The Earth and space sciences produce some of the best data scientists, and they need to stay in these fields, according to the chief data scientist at the White House Office of Science and Technology Policy (OSTP). “We have to make sure that the efforts and energy that everyone is doing here continues to benefit what is most important of all, which is the scientific understanding of our Earth, our climate, and how we interact as a species with our environment,” DJ Patil said on Monday at the American Geophysical Union’s (AGU) Fall Meeting in San Francisco, Calif.
Patil, who formerly held positions as a data scientist in industry and academia, said that some of his favorite hires were geoscientists. A Ph.D. mathematician, he used open data sets published by the National Oceanic and Atmospheric Administration to improve numerical weather forecasting when he was a student and faculty member at the University of Maryland.
All geoscientists also are data scientists by virtue of working with data, Patil said, urging them to learn how to use data more effectively to “take back the conversation on some key scientific issues.” “The conversation is not ours right now, whether it’s on climate or anything else. We have people that are arguing against us, not on scientific merit, not on any data. It’s on a thought basis that is not grounded in any form of reality,” said Patil.
Some measures that would help, he said, include figuring out how to create science role models and raising the profile of scientists. “We need to create the celebrities of climate and data and oceanography and all the other things that are happening here [at the meeting], because if we don’t we will continue just to lose the conversation over and over again,” he said.
Using Data to Communicate Better
Patil said scientists also need to learn how to use data to communicate better, whether to tech-savvy people or to the general population. He said that one of the best examples of data science, and a brilliant example of communication, is the icon in weather apps that might be a happy face for a sunny day or an angry face with lightning bolts when the forecast calls for rain.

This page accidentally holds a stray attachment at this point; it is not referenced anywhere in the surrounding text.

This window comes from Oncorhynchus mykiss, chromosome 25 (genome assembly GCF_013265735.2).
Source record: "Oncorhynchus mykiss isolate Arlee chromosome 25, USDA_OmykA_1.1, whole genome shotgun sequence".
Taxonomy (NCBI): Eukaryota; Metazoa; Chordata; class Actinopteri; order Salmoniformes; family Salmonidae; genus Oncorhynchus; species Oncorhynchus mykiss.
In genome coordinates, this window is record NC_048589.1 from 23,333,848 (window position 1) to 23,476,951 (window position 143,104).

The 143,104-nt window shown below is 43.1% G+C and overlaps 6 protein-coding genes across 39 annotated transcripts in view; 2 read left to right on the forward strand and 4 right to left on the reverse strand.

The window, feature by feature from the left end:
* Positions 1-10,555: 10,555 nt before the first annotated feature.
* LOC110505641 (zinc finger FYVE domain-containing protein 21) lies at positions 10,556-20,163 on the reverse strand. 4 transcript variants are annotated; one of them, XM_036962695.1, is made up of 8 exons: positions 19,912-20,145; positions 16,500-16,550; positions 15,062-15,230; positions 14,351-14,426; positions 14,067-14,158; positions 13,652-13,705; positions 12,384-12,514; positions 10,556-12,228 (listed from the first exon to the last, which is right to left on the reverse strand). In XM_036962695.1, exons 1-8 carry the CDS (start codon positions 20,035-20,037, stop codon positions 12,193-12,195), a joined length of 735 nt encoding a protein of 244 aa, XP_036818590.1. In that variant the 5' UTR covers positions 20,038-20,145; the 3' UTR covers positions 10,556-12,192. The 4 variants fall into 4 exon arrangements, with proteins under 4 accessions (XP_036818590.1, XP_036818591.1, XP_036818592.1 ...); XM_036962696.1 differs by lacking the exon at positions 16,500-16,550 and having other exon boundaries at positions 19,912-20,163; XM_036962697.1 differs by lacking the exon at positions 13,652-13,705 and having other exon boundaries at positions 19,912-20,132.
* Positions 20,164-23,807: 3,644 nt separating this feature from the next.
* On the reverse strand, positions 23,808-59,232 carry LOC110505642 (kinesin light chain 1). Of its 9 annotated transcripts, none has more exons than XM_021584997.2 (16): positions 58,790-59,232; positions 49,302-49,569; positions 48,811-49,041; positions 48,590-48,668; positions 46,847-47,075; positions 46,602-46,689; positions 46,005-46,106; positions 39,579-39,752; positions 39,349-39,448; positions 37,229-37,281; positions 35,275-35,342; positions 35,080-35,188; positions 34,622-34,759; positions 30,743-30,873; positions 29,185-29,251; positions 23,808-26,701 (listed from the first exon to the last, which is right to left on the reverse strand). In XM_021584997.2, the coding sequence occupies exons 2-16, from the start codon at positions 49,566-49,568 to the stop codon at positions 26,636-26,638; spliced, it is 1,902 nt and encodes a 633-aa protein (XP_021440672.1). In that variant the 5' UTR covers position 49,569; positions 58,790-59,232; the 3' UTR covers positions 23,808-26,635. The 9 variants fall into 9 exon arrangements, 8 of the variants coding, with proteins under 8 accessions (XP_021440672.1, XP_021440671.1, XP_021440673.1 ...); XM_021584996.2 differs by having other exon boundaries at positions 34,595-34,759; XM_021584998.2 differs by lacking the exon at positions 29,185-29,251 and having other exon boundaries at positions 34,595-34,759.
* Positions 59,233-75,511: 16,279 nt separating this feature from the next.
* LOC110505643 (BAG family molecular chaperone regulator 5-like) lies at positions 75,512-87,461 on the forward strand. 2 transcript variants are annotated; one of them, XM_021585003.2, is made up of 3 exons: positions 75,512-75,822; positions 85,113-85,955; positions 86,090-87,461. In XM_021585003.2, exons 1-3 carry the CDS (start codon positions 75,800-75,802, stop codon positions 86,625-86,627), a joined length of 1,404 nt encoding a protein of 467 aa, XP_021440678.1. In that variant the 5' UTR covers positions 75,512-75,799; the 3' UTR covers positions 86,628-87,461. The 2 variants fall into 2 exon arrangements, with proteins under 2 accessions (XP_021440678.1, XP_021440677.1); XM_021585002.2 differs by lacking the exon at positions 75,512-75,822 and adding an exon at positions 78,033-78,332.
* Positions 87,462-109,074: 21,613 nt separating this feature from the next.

“We have taken all this science and everything and distilled it to an icon. On one side, we go ‘that’s embarrassing, that’s horrible.’ On another aspect, we go ‘Oh my God, that’s brilliant’ because that icon provides key information and suggests what action to take and how to feel about the weather.”
“The best data products in the world aren’t trying to give you more information,” he added. “The best data products in the world facilitate an end goal.”
Patil also said that data science training should include a focus on ethics. “The power which we have and what we can do with data: just because we can doesn’t mean we should,” he said. “We have to start taking responsibility [for] everything that happens as a result of the data, because we command that much power.”
Recent White House Data Initiatives
Patil, who is also deputy chief technology officer for data policy at OSTP, highlighted some recent White House initiatives, including a 2013 memorandum on an open data policy and an executive order making the new default for government information to be open and machine readable.
A draft Common Framework for Earth-Observation Data is open for comments until 15 January 2016. Patil said the framework will be “the foundational pinning of how we get to make this data interoperable.”
—Randy Showstack, Staff Writer
Editors’ note: AGU has long maintained a position statement on data. “Earth and Space Science Data Should Be Widely Accessible in Multiple Formats and Long-Term Preservation of Data Is an Integral Responsibility of Scientists and Sponsoring Institutions” was last revised and reaffirmed in February 2012.
Citation: Showstack, R. (2015), White House data chief stresses benefits of better communication, Eos, 96, doi:10.1029/2015EO041789. Published on 15 December 2015.